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The entertainment industry is scrambling for money. Commercial cinemas are competing head to head with home audio systems. Yes, there are forum posts with actual cost benefit of buying a home theater system vs going to the movie theater. The music industry is scratching for every cent they can make by cross advertising product and pushing social celebrity status. Couple all of this with every kind of person alive trying to hit it big on every kind of reality show and social media outlet available, we are faced with a hard economic fact: popularity pays and it has never been harder to be popular.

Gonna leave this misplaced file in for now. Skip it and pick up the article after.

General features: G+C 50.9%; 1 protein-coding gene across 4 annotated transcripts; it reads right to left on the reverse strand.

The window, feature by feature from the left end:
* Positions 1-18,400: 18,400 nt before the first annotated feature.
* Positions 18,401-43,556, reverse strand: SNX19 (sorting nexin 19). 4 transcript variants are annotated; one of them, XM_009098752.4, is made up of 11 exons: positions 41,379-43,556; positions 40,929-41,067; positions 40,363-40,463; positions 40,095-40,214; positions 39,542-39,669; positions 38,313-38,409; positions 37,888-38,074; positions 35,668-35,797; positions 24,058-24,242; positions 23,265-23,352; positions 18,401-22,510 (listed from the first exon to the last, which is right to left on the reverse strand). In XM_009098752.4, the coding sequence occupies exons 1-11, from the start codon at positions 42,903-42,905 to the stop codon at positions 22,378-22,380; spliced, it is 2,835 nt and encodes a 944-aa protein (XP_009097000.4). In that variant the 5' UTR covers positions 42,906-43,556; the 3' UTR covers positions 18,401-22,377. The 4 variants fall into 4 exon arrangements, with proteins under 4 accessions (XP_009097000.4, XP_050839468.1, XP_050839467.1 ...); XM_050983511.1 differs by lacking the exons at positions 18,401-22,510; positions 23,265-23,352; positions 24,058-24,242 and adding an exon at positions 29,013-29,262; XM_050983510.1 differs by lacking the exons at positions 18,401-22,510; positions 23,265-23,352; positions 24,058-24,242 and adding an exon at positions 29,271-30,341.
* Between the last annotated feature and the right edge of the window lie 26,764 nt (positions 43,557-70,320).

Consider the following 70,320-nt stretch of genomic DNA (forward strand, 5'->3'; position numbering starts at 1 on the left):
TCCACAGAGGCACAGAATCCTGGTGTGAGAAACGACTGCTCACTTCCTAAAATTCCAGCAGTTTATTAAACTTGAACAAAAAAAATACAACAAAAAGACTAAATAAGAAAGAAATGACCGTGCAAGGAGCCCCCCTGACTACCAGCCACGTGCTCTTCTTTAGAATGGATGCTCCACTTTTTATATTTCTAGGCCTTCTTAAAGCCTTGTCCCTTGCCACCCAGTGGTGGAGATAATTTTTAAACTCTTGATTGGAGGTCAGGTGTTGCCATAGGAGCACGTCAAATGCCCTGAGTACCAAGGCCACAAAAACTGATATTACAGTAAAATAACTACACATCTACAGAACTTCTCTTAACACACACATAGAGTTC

So why the vomitous opening statement of the woes in entertainment? Quality content, specifically quality production, is at a horrific low, making it next to impossible to differentiate production value. In the 1980s, there were huge leaps in production value because there was tangible evidence that entertainment was changing...you could actually see and hear it. In 2018, the production value that carved new roads in the entertainment industry has stagnated, and it is very difficult to hear the difference. But how can that be with offerings like Tidal and high-def streaming services? Lossless is the best of the best, right? Only when it is produced to the highest level of lowest common denominator—the engineering used to make the speaker that's used to remake the sound. How can this be? It's simple, but it involves getting far enough away from the content so you can actually see the entertainment landscape as it relates to technology. So let's back up a little bit. In the 1950s after America regained some steam from WW2, there was money to be made, and the industrial revolution was starting to morph into the technology age. Some men developed a thing called Hifi, short for high fidelity, and over time as the science of audio became better, these men refused to change engineering and production patterns unless the change increased profits. So from that point forward, the audio industry has been locked in a way of doing things that is simply old, outdated, and not focused on actually advancing anything but the bottom line. Now some people might say that there has been tons of advancement within the industry, to which I will agree. The specific thing that has not changed in principal is the foundation of the design method for speaker drivers. All the tech in amplification, signal processing, and recording doesn't help if the engineering for the speaker driver is from the 1950s. So the question begs to be asked: What real world impact does a high tech material have on the principle methodology of design? The answer is the consumer price tag. Here is an unknown secret: the principle used to design speakers has not changed (fundamentally) since the 1950s. Why? Because it's a proven money maker on all fronts, and to break that mold means that you need to control your own manufacturing from raw materials to finished product on top of devising a new method of engineering that does not exist, because the industry has set a standard way of doing things that is about 70 years old. In simple terms, it's really hard.